Someone I follow, who I have never met, but somehow still feel I have a connection with, tweeted on the passing of Trey Pennington. I clicked through on the link, and landed on a blog. I discovered that Trey (@treypennington) had committed suicide. He was a father to 6 children and had one grandchild. Trey lost the fight against the chemicals in his brain, choosing to end his life. Read the post here. So this got me thinking. A parking lot full of thoughts. The connectedness of the world we live in, and how the lines cross between ‘friend’ and online friend. So how lonely can someone be who has over 111 000 followers, 111 000 people who would have been able to respond, who wanted to respond?The answer is that this man was so lonely, and what he showed most of the 111 000 people who followed his tweets, was just a mask. A mask hiding the pain and hurt and fear of a man living two (or more) lives. Which makes me ask some questions of life, and the masks we all wear, all over again.
The nature of what we do for a living, and how we work in this connected world, implies that there is as a prerequisite of a kind of forced bravado about what say and what we do. And as men, we never show emotion. We are trained from a very young age to not show weakness – ‘don’t cry,’ my mother always said. But crying felt good, so I cried. Usually alone, but I did my fair bit of crying in my pillow. But never in front of my dad, or my other male friends. To show weakness implied being weak, and that meant that you would get picked on. And hard. So mask number 1 we learnt to apply like makeup, foundation layer, no weakness, no crying! Mask number 2 was to not talk about certain things that made adults uncomfortable. Like body odors, bodily functions (no1 was a P, no 2 was a Poo), we were told not to say words that would make adults blush, and so we developed mask no 2 – keep our thoughts to ourselves, talk less, and don’t impose your thinking on others. Mask no 3 developed a while later – show people only your good side. Keep your ugly side at home. So if you felt gloomy, don’t talk about it, leave it at home. Along with Mask no3, and about the time we become little adults, we discover the magic of chemicals, and how a little bit of this and little more of that, can artificially boost mask no3, turning us into the life of the party – naturally, no one would see the consequences of the party, as we would be worshiping the porcelain goddess all by ourselves at 4 in the morning, her Grace, Lady Armitage Shanks…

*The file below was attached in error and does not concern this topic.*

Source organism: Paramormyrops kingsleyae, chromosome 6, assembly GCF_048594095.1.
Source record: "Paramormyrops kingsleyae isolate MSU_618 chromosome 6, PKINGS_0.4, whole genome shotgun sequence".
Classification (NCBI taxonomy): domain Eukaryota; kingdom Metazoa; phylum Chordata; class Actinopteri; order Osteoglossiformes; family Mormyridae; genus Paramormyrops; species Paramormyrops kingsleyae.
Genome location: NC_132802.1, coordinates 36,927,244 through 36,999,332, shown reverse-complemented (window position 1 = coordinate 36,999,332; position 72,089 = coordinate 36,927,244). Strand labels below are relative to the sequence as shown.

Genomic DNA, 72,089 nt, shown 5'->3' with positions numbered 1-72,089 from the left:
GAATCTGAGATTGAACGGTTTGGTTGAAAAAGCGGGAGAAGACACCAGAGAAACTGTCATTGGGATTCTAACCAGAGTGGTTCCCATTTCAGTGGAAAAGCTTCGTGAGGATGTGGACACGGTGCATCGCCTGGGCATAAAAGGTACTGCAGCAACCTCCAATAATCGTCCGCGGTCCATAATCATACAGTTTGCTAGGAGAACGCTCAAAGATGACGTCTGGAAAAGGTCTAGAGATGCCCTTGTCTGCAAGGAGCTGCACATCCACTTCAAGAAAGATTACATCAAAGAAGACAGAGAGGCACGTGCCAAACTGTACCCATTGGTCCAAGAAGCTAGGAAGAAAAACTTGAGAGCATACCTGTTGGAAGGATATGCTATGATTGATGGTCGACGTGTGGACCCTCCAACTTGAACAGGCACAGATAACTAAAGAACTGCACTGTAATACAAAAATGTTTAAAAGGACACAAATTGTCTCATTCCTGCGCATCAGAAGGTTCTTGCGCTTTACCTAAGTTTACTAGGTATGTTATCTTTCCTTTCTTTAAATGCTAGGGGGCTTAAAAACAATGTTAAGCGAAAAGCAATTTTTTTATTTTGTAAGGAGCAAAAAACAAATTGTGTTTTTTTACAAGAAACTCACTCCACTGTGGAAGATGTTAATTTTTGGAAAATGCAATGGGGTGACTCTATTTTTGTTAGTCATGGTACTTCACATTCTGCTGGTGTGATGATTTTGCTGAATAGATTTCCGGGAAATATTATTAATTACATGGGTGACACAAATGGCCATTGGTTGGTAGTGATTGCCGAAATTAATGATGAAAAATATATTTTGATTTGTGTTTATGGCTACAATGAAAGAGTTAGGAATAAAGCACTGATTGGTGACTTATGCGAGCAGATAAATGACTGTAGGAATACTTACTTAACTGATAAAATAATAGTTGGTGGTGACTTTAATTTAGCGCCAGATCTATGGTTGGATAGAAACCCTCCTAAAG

And was we grow older, we sometimes discover, more and more that our close friends don’t care about the masks. But we continue to wear them, until they start wearing off around the edges. When our close friends see who we really are, they get to make the choice – fight or flight. And the ones who really care – they stand and fight with us. They support us. They encourage us. They commiserate with us. And when all else is gone, and the chemicals have kicked in, and the Cilift, Molypaxin, Urbanol cocktail rushes through our veins, we find some respite from the world around us. We wipe away the mask, the sticky residue of the days and months of constant application of layers of crap, we expose our faces to ourselves, our closest, our dearest, our loved one. We pray that they are still there, that they have not fled to other places – that DSTV is the only refuge they have found, the warm glow of a flat screen the only comfort they received while we were away. And we stare into the mirror, looking for traces of who we once were. And some of us are lucky to see the old self there. The person we once were, before we learnt how to apply the masks. And then we decide. We seek, within ourselves, for that thing that will make it all worthwhile again. A smile, a real tweet, the kind a little birdie makes in the garden. We look for post, the real kind, that someone drops in your post box. A letter from a friend. Ink on paper. And we remember that we are not alone in this world. That there are people all around us. Lonely people. Living people. All we need to do is drop the mask, show them who we are. We are like them. We feel like them. We fear like them. We love like them.